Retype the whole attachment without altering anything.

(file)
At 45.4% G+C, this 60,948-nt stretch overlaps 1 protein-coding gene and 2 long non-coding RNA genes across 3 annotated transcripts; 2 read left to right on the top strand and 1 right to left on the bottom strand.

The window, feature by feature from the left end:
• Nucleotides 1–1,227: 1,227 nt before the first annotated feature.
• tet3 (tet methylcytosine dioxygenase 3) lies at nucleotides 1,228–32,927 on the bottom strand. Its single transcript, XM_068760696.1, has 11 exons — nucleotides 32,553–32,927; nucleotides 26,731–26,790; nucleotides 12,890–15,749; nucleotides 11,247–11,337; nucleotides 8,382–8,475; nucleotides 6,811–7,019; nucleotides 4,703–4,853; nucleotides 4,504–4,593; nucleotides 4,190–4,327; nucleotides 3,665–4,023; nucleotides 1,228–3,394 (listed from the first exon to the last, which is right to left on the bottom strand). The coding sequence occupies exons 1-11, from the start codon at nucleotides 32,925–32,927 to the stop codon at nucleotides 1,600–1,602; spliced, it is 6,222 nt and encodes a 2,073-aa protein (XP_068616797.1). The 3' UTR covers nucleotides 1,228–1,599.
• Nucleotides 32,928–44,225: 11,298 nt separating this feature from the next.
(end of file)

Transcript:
At 45.4% G+C, this 60,948-nt stretch overlaps 1 protein-coding gene and 2 long non-coding RNA genes across 3 annotated transcripts; 2 read left to right on the top strand and 1 right to left on the bottom strand.

The window, feature by feature from the left end:
• Nucleotides 1–1,227: 1,227 nt before the first annotated feature.
• tet3 (tet methylcytosine dioxygenase 3) lies at nucleotides 1,228–32,927 on the bottom strand. Its single transcript, XM_068760696.1, has 11 exons — nucleotides 32,553–32,927; nucleotides 26,731–26,790; nucleotides 12,890–15,749; nucleotides 11,247–11,337; nucleotides 8,382–8,475; nucleotides 6,811–7,019; nucleotides 4,703–4,853; nucleotides 4,504–4,593; nucleotides 4,190–4,327; nucleotides 3,665–4,023; nucleotides 1,228–3,394 (listed from the first exon to the last, which is right to left on the bottom strand). The coding sequence occupies exons 1-11, from the start codon at nucleotides 32,925–32,927 to the stop codon at nucleotides 1,600–1,602; spliced, it is 6,222 nt and encodes a 2,073-aa protein (XP_068616797.1). The 3' UTR covers nucleotides 1,228–1,599.
• Nucleotides 32,928–44,225: 11,298 nt separating this feature from the next.